Encounters with wildlife happens often during my work.  However, seeing a coyote in the middle of the day is rather rare.  As I was driving home from a consultation, I saw this beautiful coyote walk across the street.  I stopped my car and it stood off to the side of road while I took a few pictures with my phone.

Coyote

While I’ve seen a number of coyotes over the years, most often their appearance reflects the hardship of living in the desert.  However, this coyote was the healthiest one that I’ve encountered.

Coyote and

I think that it enjoyed the attention that I was giving it as it stood still for several seconds before walking off into the desert.

video shoot

Christmas is my favorite season of the year.   I enjoy shopping for the perfect gift, decorating the house, baking my favorite desserts, singing along to Christmas music in the car, and rejoicing in the reason for Christmas.

video shoot

Earlier this week, we filmed a video segment for our church’s upcoming Christmas Eve services.  We were asked to share the story of our daughter Ruthie’s adoption along with her cousin Sofie.  They were best friends in the orphanage when my sister and her family adopted Sofie back in 2006.  One year later, my husband and I went to China and adopted Ruthie.  So, they are not just best friends, but cousins.

video shoot

We taped the video at my sister’s house, which took over 3 hours.  The segment will probably only be 3 – 4 minutes in length, but I can hardly wait to see their story shared and hope that it will inspire others.  I will be sure to share it with all of you at that time.

I hope that you all had a wonderful Thanksgiving and are enjoying this holiday season.

10 Cold Hardy Succulents That Add Beauty to the Winter Landscape

Landscape Renovation Project

Photo: Landscape Renovation Project

As a mom, grandmother, and horticulturist, the fall season is a very busy season for me.  Whether I’m busy on the work site, hosting a Halloween party, or helping out my mother as she recuperates from a broken leg – there is never a dull moment.

I thought that I would show you just a snippet of the events of the past few weeks.

My mother’s orthopedist knows how to decorate his office for Halloween.

Photo: My mother’s orthopedist knows how to decorate his office for Halloween.

Over a month ago, my mother suffered a very badly broken leg that required surgery.  My very active and independent mother has been working hard with physical therapy and her recovery, but still has a few weeks left in a wheelchair.  As a result, my siblings and I have stepped in to help her where we can.  One of my favorite ways to help out is to take her shopping wherever she wants to go.  Of course, it helps that she and I like the same types of stores.  We got into a lot of trouble in Target’s dollar section buying Christmas decorations and gifts last week.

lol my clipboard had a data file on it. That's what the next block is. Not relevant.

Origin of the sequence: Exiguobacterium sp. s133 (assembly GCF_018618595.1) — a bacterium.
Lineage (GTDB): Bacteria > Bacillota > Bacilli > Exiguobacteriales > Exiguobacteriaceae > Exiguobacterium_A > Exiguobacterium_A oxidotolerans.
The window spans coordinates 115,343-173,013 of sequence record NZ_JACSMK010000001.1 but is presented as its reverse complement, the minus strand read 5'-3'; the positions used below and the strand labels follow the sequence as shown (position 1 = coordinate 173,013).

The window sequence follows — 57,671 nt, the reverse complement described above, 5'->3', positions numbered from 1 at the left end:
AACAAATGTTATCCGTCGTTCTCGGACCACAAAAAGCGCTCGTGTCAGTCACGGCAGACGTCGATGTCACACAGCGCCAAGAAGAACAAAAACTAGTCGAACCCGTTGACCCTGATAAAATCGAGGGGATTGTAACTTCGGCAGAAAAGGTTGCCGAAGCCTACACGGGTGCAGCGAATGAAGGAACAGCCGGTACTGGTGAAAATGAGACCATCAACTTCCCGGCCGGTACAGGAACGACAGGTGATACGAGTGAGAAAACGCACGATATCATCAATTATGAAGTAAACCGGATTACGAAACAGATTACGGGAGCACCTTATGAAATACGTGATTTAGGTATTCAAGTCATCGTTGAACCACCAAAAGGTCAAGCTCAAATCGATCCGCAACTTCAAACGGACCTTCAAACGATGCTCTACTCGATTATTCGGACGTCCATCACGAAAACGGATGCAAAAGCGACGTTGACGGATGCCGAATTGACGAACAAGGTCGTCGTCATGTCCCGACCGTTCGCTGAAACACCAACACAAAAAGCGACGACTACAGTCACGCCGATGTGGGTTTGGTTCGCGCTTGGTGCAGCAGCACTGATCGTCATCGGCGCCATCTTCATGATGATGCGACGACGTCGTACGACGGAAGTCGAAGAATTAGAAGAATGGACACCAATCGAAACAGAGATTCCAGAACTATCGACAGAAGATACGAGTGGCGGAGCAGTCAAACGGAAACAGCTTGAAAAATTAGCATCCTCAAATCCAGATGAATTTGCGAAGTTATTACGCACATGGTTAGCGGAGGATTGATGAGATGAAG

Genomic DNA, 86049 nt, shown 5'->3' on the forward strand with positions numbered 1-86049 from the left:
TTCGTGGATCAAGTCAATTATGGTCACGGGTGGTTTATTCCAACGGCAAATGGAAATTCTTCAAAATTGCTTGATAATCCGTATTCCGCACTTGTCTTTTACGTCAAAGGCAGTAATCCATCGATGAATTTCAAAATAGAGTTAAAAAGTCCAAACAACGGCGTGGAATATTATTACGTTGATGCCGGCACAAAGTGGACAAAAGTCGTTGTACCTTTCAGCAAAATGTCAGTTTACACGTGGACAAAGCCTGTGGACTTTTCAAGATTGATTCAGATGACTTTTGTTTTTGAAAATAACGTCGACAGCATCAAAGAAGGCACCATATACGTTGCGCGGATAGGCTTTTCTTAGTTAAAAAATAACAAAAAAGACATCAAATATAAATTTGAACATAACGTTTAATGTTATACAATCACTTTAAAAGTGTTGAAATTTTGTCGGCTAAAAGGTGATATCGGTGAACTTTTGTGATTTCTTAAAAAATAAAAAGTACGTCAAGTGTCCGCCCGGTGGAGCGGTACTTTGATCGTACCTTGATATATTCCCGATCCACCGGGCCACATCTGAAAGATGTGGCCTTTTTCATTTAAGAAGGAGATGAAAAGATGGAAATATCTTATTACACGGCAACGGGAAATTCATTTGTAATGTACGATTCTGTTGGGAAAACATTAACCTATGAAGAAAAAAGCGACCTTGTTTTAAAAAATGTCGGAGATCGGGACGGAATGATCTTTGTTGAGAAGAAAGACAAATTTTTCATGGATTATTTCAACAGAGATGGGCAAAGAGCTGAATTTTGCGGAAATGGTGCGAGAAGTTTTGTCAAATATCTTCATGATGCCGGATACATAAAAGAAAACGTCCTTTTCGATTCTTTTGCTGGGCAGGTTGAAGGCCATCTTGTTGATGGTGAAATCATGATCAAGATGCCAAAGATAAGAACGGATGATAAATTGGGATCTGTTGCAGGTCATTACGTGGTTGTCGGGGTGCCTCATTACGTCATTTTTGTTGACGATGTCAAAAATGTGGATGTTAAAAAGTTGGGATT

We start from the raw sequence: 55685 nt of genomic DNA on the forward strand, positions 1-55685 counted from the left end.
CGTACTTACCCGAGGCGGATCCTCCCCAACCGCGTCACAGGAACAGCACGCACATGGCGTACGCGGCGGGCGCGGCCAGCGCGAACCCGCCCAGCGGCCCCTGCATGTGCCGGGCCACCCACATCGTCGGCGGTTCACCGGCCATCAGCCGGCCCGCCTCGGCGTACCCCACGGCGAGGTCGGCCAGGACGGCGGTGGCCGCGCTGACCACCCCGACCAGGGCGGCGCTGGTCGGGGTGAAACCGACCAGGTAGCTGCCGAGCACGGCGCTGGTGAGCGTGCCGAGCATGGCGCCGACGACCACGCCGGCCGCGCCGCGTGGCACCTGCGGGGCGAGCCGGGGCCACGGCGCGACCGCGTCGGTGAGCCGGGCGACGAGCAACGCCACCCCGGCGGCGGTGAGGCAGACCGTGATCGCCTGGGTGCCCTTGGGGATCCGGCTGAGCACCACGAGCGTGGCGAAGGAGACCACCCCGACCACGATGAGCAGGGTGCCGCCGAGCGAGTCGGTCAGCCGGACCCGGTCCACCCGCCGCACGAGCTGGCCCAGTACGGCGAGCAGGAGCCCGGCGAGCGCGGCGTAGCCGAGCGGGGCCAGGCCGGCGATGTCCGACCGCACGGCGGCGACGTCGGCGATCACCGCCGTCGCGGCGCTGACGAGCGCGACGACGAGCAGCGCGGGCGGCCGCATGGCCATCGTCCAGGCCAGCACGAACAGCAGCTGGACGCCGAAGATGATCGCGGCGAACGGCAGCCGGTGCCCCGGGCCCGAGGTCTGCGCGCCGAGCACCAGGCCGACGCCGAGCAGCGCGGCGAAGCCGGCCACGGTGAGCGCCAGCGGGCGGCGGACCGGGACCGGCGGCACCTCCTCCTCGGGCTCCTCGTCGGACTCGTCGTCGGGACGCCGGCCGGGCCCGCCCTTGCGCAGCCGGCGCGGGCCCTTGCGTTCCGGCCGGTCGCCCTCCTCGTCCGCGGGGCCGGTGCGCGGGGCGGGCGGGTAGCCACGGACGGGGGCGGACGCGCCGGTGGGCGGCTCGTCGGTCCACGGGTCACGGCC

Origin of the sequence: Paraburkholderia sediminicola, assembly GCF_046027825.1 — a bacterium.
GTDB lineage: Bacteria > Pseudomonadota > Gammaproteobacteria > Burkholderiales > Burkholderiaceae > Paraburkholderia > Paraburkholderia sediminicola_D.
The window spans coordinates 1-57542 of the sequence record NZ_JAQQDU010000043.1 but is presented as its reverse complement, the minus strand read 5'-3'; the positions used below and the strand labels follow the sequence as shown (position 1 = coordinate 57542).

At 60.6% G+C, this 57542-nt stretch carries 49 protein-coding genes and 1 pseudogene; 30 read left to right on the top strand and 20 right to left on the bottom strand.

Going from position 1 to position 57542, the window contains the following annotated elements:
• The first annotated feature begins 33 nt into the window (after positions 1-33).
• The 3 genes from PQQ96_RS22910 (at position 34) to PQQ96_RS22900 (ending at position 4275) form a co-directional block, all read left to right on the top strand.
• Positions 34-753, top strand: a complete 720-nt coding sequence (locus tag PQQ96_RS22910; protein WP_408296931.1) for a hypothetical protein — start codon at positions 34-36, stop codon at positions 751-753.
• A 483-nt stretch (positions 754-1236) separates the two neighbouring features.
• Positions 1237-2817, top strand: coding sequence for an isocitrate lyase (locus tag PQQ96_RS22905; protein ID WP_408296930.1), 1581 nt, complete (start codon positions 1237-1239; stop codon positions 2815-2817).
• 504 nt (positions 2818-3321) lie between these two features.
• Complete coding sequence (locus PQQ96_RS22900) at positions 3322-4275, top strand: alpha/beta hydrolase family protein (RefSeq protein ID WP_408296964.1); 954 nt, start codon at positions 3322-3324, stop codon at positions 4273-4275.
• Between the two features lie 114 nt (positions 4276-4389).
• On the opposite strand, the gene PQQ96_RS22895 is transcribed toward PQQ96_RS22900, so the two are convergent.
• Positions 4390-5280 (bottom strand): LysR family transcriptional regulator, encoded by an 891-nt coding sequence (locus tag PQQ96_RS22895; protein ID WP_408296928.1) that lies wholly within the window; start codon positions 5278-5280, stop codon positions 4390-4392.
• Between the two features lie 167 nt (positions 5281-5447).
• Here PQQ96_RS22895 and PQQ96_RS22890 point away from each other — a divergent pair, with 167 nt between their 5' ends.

My granddaughter Lily enjoyed talking to our desert tortoise, Aesop, during her visit to Arizona from Michigan

Photo: My granddaughter Lily enjoyed talking to our desert tortoise, Aesop, during her visit to Arizona from Michigan.

Visits from my oldest daughter and her family are always a highlight for us.

My 3-month old grandson, Leo, slept through most of his first visit to Arizona.

Photo: My 3-month old grandson, Leo, slept through most of his first visit to Arizona.

Every year on October 31st, my siblings and their kids come over for a fun night of Halloween-themed food and trick-or-treating.  It is so much fun to see the little kids get all dressed up for Halloween, including my grandson, Eric.

Eric dressed up like a 'Minion'

Photo: Eric dressed up like a ‘Minion’

While my two youngest kids are almost too old for trick-or-treating, they enjoyed dressing up and going with Eric.

Gracie was a 'bag of ice'

Photo: Gracie was a ‘bag of ice’

Kai was a 'computer error code'

Photo: Kai was a ‘computer error code’

Life hasn’t slowed down in November, which is the busiest month of the year for me as a horticulturist.

Mountain States Wholesale Nursery

Photo: Mountain States Wholesale Nursery

A highlight of this month was a visit to an open house at one of the pre-eminent nurseries of the Southwest.

Mountain States Wholesale Nursery

While you may not have heard of Mountain States Wholesale Nursery, you have undoubtedly seen plants that they have developed, many which may be in your own garden. Flowering shrubs such as ‘Valentine’ and ‘Blue Bells’ have their origins in the fields of this nursery as do many of the newest tecoma and desert willow species.

Landscape Project Installation

I spent a fun-filled day with friends and colleagues touring the facilities and getting a sneak peek at their newest plants in production.  The perfect way to cap off our visit was being gifted with a new plant!

Next up on my agenda was overseeing the installation of one of my landscape projects.

Landscape Project Installation

Photo: Landscape Renovation, Before